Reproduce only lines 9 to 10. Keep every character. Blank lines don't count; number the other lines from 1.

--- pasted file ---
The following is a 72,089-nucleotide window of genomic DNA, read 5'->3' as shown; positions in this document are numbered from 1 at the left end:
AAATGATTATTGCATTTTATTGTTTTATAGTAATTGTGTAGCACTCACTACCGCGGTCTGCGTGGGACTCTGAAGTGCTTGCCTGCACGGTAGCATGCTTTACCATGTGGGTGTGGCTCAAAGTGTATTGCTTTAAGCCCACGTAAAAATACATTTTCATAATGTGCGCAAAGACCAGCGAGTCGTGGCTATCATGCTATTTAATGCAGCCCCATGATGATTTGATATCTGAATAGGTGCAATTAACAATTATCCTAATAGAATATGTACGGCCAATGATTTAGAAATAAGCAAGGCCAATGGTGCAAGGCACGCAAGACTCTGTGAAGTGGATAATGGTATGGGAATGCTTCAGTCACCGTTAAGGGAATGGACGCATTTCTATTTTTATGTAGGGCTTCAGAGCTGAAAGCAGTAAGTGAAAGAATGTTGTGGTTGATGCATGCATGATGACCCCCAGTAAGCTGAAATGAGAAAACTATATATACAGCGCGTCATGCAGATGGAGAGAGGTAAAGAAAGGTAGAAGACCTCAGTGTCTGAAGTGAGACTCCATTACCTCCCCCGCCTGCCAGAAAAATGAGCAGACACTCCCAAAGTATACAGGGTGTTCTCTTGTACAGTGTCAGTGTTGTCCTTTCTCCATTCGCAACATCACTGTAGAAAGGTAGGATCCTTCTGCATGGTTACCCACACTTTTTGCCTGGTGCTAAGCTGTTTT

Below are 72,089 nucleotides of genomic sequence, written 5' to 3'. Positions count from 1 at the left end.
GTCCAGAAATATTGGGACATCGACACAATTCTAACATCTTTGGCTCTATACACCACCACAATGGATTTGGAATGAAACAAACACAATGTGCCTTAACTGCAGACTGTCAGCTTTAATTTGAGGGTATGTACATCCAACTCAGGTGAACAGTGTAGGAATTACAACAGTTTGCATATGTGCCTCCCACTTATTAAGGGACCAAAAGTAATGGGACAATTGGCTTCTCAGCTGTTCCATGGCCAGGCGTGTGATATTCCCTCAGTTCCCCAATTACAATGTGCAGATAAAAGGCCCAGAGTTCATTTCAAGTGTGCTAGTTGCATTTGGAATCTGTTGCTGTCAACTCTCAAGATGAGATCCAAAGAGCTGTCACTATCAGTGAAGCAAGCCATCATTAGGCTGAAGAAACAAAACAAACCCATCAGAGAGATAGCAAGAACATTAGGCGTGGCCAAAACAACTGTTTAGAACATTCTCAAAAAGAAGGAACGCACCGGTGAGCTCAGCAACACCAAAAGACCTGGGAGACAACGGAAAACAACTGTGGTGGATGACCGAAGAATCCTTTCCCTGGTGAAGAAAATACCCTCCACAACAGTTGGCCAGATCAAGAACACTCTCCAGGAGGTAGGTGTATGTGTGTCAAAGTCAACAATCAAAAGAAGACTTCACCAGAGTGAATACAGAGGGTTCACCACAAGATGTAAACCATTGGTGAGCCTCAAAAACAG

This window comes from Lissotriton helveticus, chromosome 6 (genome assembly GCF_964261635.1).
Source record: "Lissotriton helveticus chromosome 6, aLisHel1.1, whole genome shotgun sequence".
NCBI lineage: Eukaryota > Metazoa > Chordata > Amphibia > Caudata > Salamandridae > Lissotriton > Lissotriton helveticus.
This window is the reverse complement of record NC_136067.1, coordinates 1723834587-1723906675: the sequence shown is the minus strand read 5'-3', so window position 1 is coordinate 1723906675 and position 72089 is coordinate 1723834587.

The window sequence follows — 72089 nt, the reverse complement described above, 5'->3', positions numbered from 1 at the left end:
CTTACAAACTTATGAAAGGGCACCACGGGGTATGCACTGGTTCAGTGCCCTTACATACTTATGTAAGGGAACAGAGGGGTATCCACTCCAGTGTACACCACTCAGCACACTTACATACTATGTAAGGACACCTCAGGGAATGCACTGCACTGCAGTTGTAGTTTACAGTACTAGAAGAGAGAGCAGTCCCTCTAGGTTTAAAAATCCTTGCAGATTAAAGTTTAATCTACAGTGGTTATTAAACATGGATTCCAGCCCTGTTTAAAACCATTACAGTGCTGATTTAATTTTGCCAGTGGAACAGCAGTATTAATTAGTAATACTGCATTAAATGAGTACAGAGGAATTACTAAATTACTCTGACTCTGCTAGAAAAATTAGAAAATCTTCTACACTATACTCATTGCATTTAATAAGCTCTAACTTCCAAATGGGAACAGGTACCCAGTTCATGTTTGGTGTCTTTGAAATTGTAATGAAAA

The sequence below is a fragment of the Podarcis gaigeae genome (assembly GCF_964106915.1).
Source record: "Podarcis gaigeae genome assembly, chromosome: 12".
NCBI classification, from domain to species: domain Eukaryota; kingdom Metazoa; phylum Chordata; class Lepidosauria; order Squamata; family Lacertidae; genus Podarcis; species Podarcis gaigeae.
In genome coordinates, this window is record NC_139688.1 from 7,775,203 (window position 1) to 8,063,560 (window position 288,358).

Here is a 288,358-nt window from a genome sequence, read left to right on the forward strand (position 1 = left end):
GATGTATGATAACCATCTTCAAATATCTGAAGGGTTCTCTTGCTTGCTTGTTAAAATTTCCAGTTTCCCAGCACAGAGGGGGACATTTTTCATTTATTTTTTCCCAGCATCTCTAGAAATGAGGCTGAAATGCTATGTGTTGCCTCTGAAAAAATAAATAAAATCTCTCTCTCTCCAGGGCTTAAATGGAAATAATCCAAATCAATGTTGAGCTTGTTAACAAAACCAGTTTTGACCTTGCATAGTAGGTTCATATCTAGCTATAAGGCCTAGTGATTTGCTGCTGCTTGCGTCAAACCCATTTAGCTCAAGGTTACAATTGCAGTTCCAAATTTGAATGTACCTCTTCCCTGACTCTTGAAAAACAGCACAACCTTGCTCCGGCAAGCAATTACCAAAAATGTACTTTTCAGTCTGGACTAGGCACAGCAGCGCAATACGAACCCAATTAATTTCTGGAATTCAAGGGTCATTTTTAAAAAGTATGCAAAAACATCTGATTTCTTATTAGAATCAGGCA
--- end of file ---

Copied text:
The window sequence follows — 72089 nt, the reverse complement described above, 5'->3', positions numbered from 1 at the left end:
CTTACAAACTTATGAAAGGGCACCACGGGGTATGCACTGGTTCAGTGCCCTTACATACTTATGTAAGGGAACAGAGGGGTATCCACTCCAGTGTACACCACTCAGCACACTTACATACTATGTAAGGACACCTCAGGGAATGCACTGCACTGCAGTTGTAGTTTACAGTACTAGAAGAGAGAGCAGTCCCTCTAGGTTTAAAAATCCTTGCAGATTAAAGTTTAATCTACAGTGGTTATTAAACATGGATTCCAGCCCTGTTTAAAACCATTACAGTGCTGATTTAATTTTGCCAGTGGAACAGCAGTATTAATTAGTAATACTGCATTAAATGAGTACAGAGGAATTACTAAATTACTCTGACTCTGCTAGAAAAATTAGAAAATCTTCTACACTATACTCATTGCATTTAATAAGCTCTAACTTCCAAATGGGAACAGGTACCCAGTTCATGTTTGGTGTCTTTGAAATTGTAATGAAAA